Wednesday, November 20, 2013

On Reading Flannery O'Connor's "The Barber"

After leading off my tour through Flannery O’Connor with my favorite O’Connor story, “The Life You Save May Be Your Own,” and following up with “The Geranium,” I will enter into my third installment, “The Barber.” The second story in The Complete Stories, this piece is early O’Connor, another product of her time at the Iowa Writers Workshop, and a piece that never saw print in her lifetime. While not as complete and telling as some of her later work, it still holds substance.

“The Barber” rings of repetition as Rayber confronts the political divisions of a local election. At the heart of the election comes a central issue of both the south and O’Connor’s writing: racism. Just as Dudley struggled to deal with racial integration in his new surroundings in “The Geranium,” the characters in the piece confront the election as a racial decision, having to pick sides to take part. Unlike the America of today, where we are polarized along lines of liberal and conservative dogma, the time O’Connor focuses on perceives race as a central issue of the political debate. Vote Jim Crow or move on. The candidates are both white, but they offer differing views on integration. Picking a candidate forces one to select a racial mandate, picking a race means picking a side, nominating yourself as a progressive in a mostly regressive time, or sticking up for the ghosts of the past.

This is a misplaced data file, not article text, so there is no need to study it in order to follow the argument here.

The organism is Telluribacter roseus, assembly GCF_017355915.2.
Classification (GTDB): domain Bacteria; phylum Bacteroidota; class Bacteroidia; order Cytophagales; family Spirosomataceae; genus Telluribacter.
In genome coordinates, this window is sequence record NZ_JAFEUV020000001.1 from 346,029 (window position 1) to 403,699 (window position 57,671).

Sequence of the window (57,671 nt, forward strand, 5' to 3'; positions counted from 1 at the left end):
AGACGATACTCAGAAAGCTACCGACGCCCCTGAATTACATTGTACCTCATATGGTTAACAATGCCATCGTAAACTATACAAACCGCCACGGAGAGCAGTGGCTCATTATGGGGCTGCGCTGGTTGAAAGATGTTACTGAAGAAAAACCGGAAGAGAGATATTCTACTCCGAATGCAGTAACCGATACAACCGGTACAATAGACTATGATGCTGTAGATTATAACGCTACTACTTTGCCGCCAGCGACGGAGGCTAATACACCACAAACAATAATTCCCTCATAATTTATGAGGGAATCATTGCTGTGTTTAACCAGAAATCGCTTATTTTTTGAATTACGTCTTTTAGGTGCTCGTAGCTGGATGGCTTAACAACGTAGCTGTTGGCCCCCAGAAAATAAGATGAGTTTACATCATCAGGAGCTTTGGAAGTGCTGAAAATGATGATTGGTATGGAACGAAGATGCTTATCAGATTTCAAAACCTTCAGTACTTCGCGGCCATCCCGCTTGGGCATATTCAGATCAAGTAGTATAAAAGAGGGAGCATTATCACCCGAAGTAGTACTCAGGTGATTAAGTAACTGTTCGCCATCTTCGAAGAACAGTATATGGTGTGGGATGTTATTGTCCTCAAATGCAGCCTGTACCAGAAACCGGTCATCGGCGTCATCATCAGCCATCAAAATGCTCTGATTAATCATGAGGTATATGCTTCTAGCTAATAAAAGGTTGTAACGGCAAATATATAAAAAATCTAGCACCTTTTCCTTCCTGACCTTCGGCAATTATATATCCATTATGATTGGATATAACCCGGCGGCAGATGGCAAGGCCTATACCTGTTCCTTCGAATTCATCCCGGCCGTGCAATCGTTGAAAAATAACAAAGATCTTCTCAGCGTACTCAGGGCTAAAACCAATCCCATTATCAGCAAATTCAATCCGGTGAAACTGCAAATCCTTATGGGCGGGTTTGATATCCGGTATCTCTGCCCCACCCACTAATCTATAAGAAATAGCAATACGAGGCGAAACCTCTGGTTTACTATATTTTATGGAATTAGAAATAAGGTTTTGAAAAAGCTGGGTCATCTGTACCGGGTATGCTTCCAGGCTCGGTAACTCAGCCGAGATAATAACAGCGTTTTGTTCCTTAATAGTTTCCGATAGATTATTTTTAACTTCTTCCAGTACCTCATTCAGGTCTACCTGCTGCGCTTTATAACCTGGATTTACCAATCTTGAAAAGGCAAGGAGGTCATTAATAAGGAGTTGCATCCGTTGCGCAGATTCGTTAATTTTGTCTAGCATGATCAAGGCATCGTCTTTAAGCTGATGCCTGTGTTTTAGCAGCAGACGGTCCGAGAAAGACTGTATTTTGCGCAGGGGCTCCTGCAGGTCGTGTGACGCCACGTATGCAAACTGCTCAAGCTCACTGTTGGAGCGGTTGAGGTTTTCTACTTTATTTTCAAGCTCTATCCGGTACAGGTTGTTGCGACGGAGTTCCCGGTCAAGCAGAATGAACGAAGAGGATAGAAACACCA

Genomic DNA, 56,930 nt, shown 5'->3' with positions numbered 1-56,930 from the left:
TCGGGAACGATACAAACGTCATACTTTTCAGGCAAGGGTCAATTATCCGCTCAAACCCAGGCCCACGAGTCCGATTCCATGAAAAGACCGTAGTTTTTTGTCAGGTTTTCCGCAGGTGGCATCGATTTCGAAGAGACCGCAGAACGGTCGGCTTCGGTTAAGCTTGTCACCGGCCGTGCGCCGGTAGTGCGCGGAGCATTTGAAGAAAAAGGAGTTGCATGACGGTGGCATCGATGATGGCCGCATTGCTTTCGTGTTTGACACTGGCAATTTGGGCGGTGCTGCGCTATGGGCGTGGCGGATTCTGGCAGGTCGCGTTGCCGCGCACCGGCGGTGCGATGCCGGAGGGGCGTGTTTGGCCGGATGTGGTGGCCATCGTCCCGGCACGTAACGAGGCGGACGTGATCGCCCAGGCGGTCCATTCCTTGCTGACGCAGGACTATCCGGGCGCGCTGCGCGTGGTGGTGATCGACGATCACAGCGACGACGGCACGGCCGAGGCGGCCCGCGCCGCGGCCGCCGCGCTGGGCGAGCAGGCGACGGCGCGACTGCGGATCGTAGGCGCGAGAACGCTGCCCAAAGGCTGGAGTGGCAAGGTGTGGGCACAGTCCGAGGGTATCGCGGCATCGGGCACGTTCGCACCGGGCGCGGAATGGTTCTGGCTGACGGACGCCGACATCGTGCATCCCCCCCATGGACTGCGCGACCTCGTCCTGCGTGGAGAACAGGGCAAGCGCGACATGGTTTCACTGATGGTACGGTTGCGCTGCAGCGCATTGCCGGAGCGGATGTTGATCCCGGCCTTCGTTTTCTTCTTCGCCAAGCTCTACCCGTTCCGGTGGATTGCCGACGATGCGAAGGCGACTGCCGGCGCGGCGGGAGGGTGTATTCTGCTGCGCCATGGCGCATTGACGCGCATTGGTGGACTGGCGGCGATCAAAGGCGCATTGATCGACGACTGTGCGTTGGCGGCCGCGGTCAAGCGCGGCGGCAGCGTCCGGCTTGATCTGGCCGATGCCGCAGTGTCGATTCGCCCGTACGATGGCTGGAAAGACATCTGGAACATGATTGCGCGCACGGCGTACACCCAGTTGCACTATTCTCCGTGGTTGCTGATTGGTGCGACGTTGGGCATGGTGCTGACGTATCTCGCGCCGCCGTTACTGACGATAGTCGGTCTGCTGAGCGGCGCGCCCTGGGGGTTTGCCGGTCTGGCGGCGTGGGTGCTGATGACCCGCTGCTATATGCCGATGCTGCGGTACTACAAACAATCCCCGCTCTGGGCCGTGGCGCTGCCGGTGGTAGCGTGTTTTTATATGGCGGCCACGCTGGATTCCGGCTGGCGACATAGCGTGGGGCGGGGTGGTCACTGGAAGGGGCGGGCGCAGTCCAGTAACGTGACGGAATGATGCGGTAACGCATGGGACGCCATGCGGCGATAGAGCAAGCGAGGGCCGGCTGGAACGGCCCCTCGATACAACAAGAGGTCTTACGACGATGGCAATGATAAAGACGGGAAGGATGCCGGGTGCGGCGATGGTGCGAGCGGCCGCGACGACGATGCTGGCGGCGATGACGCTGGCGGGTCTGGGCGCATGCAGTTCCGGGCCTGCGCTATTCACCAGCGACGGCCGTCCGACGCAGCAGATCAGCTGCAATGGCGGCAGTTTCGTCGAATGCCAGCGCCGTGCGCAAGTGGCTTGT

Rayber, the story’s protagonist stands as an academic looking to make his mark. He wants to stand out, to persuade others, and to do so in the educated, progressive way. He is a man who doesn’t want to pick sides: “‘I am neither a Negro- nor a white-lover’” (O’Connor 15). Yet Rayber focuses on being politically correct, on how he is perceived, and makes such an effort to say and do the acceptable thing, that he falls flat, coming off as weak and needy, and thus is victimized and categorized by the man he deems ignorant: The Barber.  The Barber corners him, calling on social conventions, asking him where he stands, and Rayber, so ready to prove himself, takes the bait: “‘How’d you like a couple of black faces looking at you from the back of your classroom?’… ‘Willing to teach any person willing to learn—black or white’” (19). Thus Rayber is fully identified, he is for change, the betterment of society, and while backed into a corner, he attempts to argue the issue.

Unlike most, he schedules the argument, goes home, plans it out, and even discusses the issue with his mentor, a fellow professor who only scoffs and states, “‘I never argue’” (22). Jacobs doesn’t argue, because he doesn’t need to impose his view, he refrains from battling over ideals, because ideals are sacred, and thus are staunchly defended by those who possess them. Thus, as Jacobs slyly notes, Rayber is destined to fail, which he does. He ends the piece, less sure, basking in his inadequacy, demonstrating his overall failure. Just like Shiftlet will fail to find solace in his actions in O’Connor’s more refined work, Rayber fails to find himself, fails to assert himself at any level as being anything close to respectable, and fails to convince the Barber’s negro employee that the man who supports the rights of the disenfranchised deserves support.

Other posts on the The Complete Stories include “The Life You Save May Be Your Own,” “The Geranium,” “The Barber,” “The Wildcat,” “The Crop,” “The Turkey,” “The Train,” “The Peeler,”“The Heart of the Park,” “A Stroke of Good Fortune,” “Enoch and the Gorilla,” “A Late Encounter with the Enemy,” “The River,” “A Circle in the Fire,” and “A Good Man is Hard to Find. If the book interests you, please use the link in the first paragraph or click the picture to support my efforts when you purchase the text.

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